Some Northeast sea scallop vessels will soon have an individual annual catch quota that can be used, leased, or permanently transferred to another vessel. Under rules announced today by NOAA’s Fisheries Service, qualifying federally permitted general category scallop vessels will eventually share five percent of the annual available landings, with each vessel’s limit set according to their historical participation in the fishery.
This individual fishery quota (IFQ) system is just the second of its kind in the Northeast, and only the sixth in the nation. The first was the Northeast surfclam-ocean quahog fishery, which adopted IFQs in 1990. The action is consistent with the President’s Ocean Action Plan and his call to double the number of limited access privilege programs in the nation’s fisheries by 2010.
The sea scallop IFQ permits will replace open-access permits. The open access permits were available to almost any vessel and originally intended to account for small-scale sea scallop fisheries and bycatch incidental to other fisheries. However, open-access permit holders increased their landings from fewer than 100,000 pounds in 1994 to approximately seven million pounds annually in recent years.
Not every vessel with an open-access permit will qualify for an IFQ permit. Those that do not may qualify for a possession-limit-only permit allowing up to 40 pounds of sea scallops to be retained per trip, or a permit to fish exclusively in the Northern Gulf of Maine.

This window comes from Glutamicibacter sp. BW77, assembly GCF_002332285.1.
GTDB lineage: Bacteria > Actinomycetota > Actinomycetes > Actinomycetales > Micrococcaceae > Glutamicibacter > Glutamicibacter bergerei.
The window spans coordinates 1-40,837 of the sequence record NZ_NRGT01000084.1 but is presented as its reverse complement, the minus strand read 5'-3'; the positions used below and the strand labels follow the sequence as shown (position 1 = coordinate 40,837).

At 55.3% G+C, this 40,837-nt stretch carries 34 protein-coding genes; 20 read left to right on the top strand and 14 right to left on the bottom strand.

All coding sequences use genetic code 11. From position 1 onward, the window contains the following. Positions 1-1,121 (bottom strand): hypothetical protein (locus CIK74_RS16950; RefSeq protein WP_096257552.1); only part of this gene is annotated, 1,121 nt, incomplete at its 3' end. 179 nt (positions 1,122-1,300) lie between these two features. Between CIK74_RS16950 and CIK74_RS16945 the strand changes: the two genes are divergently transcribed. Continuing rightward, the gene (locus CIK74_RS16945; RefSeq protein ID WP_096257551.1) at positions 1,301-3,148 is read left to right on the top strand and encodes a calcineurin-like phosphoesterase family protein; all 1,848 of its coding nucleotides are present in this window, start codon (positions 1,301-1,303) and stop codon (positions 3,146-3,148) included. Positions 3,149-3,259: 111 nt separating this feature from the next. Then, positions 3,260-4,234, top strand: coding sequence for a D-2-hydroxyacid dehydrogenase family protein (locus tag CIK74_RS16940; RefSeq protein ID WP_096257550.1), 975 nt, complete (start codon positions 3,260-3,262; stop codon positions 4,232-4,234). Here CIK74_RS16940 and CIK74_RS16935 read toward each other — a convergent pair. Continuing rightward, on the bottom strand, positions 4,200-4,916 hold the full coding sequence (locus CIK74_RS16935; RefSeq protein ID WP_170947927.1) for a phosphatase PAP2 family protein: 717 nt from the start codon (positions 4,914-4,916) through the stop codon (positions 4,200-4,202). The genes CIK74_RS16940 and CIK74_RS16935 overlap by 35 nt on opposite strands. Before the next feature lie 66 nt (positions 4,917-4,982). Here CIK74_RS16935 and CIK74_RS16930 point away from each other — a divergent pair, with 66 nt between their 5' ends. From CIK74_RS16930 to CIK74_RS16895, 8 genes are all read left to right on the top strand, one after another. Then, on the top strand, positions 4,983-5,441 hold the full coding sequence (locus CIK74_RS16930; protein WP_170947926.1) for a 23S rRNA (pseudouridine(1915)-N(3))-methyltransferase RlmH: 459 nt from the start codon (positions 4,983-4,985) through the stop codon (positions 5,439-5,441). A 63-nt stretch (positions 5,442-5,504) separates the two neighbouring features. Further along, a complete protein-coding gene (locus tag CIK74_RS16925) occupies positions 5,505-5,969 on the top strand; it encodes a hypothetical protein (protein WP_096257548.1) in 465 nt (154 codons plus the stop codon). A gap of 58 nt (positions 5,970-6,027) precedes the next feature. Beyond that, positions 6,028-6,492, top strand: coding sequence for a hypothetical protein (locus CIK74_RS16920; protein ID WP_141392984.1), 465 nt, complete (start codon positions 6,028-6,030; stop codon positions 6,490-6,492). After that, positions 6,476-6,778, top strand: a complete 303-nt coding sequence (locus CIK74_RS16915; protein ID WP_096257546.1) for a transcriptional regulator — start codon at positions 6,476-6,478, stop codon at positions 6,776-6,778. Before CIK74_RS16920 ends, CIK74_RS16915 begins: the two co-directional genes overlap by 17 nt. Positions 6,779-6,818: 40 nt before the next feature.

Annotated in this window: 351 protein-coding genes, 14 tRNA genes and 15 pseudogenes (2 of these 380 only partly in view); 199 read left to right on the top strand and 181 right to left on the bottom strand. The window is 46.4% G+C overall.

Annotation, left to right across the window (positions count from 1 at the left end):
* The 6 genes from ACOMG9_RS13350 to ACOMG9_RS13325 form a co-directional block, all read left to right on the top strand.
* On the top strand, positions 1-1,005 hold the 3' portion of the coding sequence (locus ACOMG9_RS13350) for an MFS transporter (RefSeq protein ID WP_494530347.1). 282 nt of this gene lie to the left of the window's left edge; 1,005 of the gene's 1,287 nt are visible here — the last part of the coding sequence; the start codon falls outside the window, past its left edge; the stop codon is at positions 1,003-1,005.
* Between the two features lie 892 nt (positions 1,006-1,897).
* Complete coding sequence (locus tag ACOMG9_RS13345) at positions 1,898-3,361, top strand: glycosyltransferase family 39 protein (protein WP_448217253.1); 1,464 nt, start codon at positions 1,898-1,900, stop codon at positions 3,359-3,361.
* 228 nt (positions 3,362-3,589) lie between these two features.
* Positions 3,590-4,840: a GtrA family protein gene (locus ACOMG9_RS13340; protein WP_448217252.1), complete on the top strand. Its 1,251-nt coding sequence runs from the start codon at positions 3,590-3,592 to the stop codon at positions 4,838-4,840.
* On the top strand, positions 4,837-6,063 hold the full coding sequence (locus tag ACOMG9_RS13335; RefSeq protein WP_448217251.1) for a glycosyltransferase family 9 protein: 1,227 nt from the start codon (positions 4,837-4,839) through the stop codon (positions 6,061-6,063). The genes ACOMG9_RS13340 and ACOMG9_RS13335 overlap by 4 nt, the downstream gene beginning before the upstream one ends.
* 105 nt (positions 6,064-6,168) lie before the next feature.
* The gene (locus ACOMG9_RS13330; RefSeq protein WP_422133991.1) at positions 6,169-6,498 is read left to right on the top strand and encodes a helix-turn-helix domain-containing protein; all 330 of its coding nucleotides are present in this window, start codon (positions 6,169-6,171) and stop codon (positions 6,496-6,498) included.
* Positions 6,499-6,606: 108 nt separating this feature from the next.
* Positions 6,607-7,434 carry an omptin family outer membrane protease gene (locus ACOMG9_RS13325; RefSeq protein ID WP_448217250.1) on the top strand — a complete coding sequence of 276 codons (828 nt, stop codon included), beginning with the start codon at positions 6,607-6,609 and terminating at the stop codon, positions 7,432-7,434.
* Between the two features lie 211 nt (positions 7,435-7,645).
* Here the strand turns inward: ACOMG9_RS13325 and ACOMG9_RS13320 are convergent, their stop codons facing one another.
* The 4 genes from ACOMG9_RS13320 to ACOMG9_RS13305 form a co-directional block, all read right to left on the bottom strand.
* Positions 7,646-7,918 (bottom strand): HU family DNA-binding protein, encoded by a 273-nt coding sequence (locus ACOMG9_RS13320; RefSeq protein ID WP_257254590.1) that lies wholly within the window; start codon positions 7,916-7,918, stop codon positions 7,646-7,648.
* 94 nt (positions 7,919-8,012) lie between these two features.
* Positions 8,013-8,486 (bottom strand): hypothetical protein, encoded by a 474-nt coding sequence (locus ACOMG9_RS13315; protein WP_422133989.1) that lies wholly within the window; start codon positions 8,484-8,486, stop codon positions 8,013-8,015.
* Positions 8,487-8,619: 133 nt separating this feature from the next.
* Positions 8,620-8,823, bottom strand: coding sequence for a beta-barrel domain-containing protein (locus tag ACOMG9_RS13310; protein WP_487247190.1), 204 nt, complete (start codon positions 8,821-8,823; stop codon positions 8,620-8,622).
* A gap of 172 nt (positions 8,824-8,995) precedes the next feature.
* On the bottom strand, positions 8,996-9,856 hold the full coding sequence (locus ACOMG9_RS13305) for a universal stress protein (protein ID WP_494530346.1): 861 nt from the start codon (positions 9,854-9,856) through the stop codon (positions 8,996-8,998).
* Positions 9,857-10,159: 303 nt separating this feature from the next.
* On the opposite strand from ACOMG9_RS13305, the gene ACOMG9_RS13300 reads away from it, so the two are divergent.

Approximately 2,500 to 3,000 general category permits have been issued annually in recent years, with only about a third of the permits showing any scallop landings at all. Exactly how many vessels will qualify is not yet known, although the best current estimate is 369.
IFQ scallop permits, and the incidental and Northern Gulf of Maine scallop permits, will be required beginning July 1, 2008. Vessels that are under appeal for a new scallop permit can be authorized to fish with special documentation while their appeal is being considered.
Actual individual quota amounts can be issued only after all qualified IFQ scallop vessels have been identified. Until then, the IFQ fleet and those fishing under appeal are allocated 10 percent of the scallop catch which is divided by quarter. A subsequent action under consideration by NOAA Fisheries Service would implement actual total allowable catch levels for the general category fleet for 2008 and 2009.
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